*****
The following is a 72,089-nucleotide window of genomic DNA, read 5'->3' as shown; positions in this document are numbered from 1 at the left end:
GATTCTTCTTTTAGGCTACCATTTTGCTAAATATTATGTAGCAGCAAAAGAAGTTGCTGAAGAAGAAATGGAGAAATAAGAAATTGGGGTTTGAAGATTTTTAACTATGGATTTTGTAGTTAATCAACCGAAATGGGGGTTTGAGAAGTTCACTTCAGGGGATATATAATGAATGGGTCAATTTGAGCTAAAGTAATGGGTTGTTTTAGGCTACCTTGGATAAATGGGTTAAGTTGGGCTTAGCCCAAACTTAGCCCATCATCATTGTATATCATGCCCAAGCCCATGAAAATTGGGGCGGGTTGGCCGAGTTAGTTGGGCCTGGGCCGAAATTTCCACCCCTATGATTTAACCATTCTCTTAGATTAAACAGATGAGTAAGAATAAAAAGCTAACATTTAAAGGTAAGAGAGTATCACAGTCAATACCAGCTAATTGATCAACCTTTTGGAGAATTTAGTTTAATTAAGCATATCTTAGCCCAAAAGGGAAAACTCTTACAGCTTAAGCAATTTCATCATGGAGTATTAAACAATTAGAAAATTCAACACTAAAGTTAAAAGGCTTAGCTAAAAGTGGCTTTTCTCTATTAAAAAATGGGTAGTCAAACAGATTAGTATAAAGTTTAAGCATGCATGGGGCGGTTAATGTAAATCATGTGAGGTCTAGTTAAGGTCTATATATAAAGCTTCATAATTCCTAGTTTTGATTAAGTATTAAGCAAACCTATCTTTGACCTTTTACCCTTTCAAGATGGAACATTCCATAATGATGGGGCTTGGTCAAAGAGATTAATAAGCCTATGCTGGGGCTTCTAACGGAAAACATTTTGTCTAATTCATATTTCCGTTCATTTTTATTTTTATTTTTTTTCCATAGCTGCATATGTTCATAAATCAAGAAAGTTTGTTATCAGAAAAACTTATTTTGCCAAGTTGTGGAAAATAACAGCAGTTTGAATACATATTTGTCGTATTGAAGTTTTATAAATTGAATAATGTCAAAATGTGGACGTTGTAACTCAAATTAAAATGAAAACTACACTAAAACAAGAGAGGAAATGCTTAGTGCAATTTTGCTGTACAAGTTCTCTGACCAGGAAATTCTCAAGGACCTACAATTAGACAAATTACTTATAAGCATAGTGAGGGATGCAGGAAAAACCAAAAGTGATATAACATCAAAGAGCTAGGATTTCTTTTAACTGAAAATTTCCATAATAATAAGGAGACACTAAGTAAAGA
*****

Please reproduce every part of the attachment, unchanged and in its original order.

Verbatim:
The following is a 72,089-nucleotide window of genomic DNA, read 5'->3' as shown; positions in this document are numbered from 1 at the left end:
GATTCTTCTTTTAGGCTACCATTTTGCTAAATATTATGTAGCAGCAAAAGAAGTTGCTGAAGAAGAAATGGAGAAATAAGAAATTGGGGTTTGAAGATTTTTAACTATGGATTTTGTAGTTAATCAACCGAAATGGGGGTTTGAGAAGTTCACTTCAGGGGATATATAATGAATGGGTCAATTTGAGCTAAAGTAATGGGTTGTTTTAGGCTACCTTGGATAAATGGGTTAAGTTGGGCTTAGCCCAAACTTAGCCCATCATCATTGTATATCATGCCCAAGCCCATGAAAATTGGGGCGGGTTGGCCGAGTTAGTTGGGCCTGGGCCGAAATTTCCACCCCTATGATTTAACCATTCTCTTAGATTAAACAGATGAGTAAGAATAAAAAGCTAACATTTAAAGGTAAGAGAGTATCACAGTCAATACCAGCTAATTGATCAACCTTTTGGAGAATTTAGTTTAATTAAGCATATCTTAGCCCAAAAGGGAAAACTCTTACAGCTTAAGCAATTTCATCATGGAGTATTAAACAATTAGAAAATTCAACACTAAAGTTAAAAGGCTTAGCTAAAAGTGGCTTTTCTCTATTAAAAAATGGGTAGTCAAACAGATTAGTATAAAGTTTAAGCATGCATGGGGCGGTTAATGTAAATCATGTGAGGTCTAGTTAAGGTCTATATATAAAGCTTCATAATTCCTAGTTTTGATTAAGTATTAAGCAAACCTATCTTTGACCTTTTACCCTTTCAAGATGGAACATTCCATAATGATGGGGCTTGGTCAAAGAGATTAATAAGCCTATGCTGGGGCTTCTAACGGAAAACATTTTGTCTAATTCATATTTCCGTTCATTTTTATTTTTATTTTTTTTCCATAGCTGCATATGTTCATAAATCAAGAAAGTTTGTTATCAGAAAAACTTATTTTGCCAAGTTGTGGAAAATAACAGCAGTTTGAATACATATTTGTCGTATTGAAGTTTTATAAATTGAATAATGTCAAAATGTGGACGTTGTAACTCAAATTAAAATGAAAACTACACTAAAACAAGAGAGGAAATGCTTAGTGCAATTTTGCTGTACAAGTTCTCTGACCAGGAAATTCTCAAGGACCTACAATTAGACAAATTACTTATAAGCATAGTGAGGGATGCAGGAAAAACCAAAAGTGATATAACATCAAAGAGCTAGGATTTCTTTTAACTGAAAATTTCCATAATAATAAGGAGACACTAAGTAAAGA